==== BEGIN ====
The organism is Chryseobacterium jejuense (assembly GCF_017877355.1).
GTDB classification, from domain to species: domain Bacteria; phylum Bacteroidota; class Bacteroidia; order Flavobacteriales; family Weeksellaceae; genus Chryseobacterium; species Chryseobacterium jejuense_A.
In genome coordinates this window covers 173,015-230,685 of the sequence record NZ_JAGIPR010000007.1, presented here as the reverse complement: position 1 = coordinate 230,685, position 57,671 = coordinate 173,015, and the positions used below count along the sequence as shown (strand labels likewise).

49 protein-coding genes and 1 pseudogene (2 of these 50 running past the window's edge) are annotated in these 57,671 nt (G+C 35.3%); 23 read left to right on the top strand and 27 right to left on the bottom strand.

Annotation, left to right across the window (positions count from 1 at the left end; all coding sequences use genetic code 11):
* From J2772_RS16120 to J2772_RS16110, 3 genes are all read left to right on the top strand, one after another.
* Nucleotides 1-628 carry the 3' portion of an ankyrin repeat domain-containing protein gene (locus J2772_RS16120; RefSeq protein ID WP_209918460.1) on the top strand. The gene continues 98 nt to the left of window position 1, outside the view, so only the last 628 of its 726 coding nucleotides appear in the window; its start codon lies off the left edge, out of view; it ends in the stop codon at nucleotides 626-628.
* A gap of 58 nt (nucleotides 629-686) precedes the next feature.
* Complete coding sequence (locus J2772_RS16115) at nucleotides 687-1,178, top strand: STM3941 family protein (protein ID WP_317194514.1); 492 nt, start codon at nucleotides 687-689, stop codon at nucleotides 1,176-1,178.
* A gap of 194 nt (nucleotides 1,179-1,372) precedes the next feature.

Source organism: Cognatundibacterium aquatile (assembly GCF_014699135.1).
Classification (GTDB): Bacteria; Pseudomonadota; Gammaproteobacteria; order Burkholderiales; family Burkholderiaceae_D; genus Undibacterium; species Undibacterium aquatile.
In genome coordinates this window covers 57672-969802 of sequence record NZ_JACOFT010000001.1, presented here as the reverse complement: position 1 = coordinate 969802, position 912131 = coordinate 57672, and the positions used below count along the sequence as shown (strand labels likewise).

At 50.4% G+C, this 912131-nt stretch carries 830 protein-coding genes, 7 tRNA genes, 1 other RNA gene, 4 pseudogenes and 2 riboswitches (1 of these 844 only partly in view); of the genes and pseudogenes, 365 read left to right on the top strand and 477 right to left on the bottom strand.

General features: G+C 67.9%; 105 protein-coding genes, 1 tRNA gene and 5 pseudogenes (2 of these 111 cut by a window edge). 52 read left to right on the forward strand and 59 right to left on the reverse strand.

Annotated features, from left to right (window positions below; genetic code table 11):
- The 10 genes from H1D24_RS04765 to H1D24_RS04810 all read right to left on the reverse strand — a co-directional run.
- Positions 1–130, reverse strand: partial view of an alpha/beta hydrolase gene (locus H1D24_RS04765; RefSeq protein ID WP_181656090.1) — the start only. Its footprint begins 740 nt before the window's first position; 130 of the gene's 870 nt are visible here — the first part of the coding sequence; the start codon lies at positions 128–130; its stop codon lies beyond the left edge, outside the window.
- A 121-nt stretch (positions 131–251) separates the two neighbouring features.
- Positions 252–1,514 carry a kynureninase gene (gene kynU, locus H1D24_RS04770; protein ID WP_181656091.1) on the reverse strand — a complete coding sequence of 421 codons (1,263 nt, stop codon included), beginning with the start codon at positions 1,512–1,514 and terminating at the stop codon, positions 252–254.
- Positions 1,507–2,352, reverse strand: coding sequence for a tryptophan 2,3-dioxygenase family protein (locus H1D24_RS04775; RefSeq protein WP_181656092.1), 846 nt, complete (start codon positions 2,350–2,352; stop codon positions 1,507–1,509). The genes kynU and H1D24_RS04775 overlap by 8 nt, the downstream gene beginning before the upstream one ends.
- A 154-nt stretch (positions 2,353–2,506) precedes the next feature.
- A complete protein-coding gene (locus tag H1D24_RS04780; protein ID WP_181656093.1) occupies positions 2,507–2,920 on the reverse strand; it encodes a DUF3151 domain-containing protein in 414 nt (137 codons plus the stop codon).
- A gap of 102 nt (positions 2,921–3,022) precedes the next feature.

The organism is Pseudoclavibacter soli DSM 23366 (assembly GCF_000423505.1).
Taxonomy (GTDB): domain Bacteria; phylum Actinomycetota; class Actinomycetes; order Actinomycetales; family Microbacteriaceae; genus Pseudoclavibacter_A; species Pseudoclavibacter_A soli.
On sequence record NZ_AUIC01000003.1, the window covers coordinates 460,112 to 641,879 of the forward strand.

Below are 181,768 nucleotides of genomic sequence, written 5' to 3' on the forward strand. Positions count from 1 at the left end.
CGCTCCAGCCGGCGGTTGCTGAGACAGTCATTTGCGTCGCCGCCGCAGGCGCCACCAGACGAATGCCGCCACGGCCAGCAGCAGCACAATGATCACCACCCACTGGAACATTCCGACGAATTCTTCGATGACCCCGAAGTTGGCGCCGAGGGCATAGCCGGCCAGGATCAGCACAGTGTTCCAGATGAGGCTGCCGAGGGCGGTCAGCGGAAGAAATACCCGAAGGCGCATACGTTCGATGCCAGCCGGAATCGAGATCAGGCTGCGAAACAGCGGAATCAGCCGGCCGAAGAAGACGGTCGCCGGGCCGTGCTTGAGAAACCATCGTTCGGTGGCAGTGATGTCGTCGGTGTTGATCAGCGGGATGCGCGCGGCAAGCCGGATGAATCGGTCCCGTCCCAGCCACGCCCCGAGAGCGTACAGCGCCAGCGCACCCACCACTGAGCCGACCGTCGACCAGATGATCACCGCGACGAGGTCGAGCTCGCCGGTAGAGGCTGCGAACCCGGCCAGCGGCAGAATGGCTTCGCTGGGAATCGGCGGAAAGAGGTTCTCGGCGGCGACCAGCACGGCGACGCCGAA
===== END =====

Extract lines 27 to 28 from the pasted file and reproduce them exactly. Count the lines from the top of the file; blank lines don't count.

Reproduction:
On sequence record NZ_AUIC01000003.1, the window covers coordinates 460,112 to 641,879 of the forward strand.

Below are 181,768 nucleotides of genomic sequence, written 5' to 3' on the forward strand. Positions count from 1 at the left end.